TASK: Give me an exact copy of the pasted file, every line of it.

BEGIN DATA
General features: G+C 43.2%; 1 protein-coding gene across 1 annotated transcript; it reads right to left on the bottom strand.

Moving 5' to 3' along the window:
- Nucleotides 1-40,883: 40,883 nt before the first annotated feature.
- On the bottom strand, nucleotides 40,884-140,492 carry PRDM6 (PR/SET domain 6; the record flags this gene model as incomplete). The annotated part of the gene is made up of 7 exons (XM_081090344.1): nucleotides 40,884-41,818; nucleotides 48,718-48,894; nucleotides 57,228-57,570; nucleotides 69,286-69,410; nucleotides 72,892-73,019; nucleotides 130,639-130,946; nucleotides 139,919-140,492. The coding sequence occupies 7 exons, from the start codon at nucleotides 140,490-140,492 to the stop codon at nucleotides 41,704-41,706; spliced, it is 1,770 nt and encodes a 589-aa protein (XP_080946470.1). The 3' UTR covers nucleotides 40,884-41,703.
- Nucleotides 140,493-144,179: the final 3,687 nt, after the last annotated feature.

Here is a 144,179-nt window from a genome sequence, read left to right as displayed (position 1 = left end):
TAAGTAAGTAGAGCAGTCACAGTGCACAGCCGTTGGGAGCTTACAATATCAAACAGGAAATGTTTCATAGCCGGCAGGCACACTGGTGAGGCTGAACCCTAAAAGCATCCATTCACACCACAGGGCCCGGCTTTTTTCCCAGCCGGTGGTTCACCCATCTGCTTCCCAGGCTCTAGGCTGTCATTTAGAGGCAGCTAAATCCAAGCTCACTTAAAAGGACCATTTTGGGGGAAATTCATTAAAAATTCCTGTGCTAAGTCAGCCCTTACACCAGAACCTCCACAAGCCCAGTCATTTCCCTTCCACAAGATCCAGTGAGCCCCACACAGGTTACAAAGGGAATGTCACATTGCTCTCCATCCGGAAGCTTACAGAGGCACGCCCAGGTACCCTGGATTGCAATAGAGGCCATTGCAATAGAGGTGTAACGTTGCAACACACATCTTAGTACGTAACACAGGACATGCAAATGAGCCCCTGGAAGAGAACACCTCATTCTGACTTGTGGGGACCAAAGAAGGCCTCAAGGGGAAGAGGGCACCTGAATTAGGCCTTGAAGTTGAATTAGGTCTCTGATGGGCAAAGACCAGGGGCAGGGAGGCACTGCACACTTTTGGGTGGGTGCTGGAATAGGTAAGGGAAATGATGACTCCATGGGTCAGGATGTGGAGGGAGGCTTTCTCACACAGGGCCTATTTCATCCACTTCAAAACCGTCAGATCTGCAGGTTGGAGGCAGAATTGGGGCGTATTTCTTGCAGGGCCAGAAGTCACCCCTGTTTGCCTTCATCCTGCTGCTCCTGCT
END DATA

General features: G+C 43.2%; 1 protein-coding gene across 1 annotated transcript; it reads right to left on the bottom strand.

Moving 5' to 3' along the window:
- Nucleotides 1-40,883: 40,883 nt before the first annotated feature.
- On the bottom strand, nucleotides 40,884-140,492 carry PRDM6 (PR/SET domain 6; the record flags this gene model as incomplete). The annotated part of the gene is made up of 7 exons (XM_081090344.1): nucleotides 40,884-41,818; nucleotides 48,718-48,894; nucleotides 57,228-57,570; nucleotides 69,286-69,410; nucleotides 72,892-73,019; nucleotides 130,639-130,946; nucleotides 139,919-140,492. The coding sequence occupies 7 exons, from the start codon at nucleotides 140,490-140,492 to the stop codon at nucleotides 41,704-41,706; spliced, it is 1,770 nt and encodes a 589-aa protein (XP_080946470.1). The 3' UTR covers nucleotides 40,884-41,703.
- Nucleotides 140,493-144,179: the final 3,687 nt, after the last annotated feature.

Here is a 144,179-nt window from a genome sequence, read left to right as displayed (position 1 = left end):
TAAGTAAGTAGAGCAGTCACAGTGCACAGCCGTTGGGAGCTTACAATATCAAACAGGAAATGTTTCATAGCCGGCAGGCACACTGGTGAGGCTGAACCCTAAAAGCATCCATTCACACCACAGGGCCCGGCTTTTTTCCCAGCCGGTGGTTCACCCATCTGCTTCCCAGGCTCTAGGCTGTCATTTAGAGGCAGCTAAATCCAAGCTCACTTAAAAGGACCATTTTGGGGGAAATTCATTAAAAATTCCTGTGCTAAGTCAGCCCTTACACCAGAACCTCCACAAGCCCAGTCATTTCCCTTCCACAAGATCCAGTGAGCCCCACACAGGTTACAAAGGGAATGTCACATTGCTCTCCATCCGGAAGCTTACAGAGGCACGCCCAGGTACCCTGGATTGCAATAGAGGCCATTGCAATAGAGGTGTAACGTTGCAACACACATCTTAGTACGTAACACAGGACATGCAAATGAGCCCCTGGAAGAGAACACCTCATTCTGACTTGTGGGGACCAAAGAAGGCCTCAAGGGGAAGAGGGCACCTGAATTAGGCCTTGAAGTTGAATTAGGTCTCTGATGGGCAAAGACCAGGGGCAGGGAGGCACTGCACACTTTTGGGTGGGTGCTGGAATAGGTAAGGGAAATGATGACTCCATGGGTCAGGATGTGGAGGGAGGCTTTCTCACACAGGGCCTATTTCATCCACTTCAAAACCGTCAGATCTGCAGGTTGGAGGCAGAATTGGGGCGTATTTCTTGCAGGGCCAGAAGTCACCCCTGTTTGCCTTCATCCTGCTGCTCCTGCT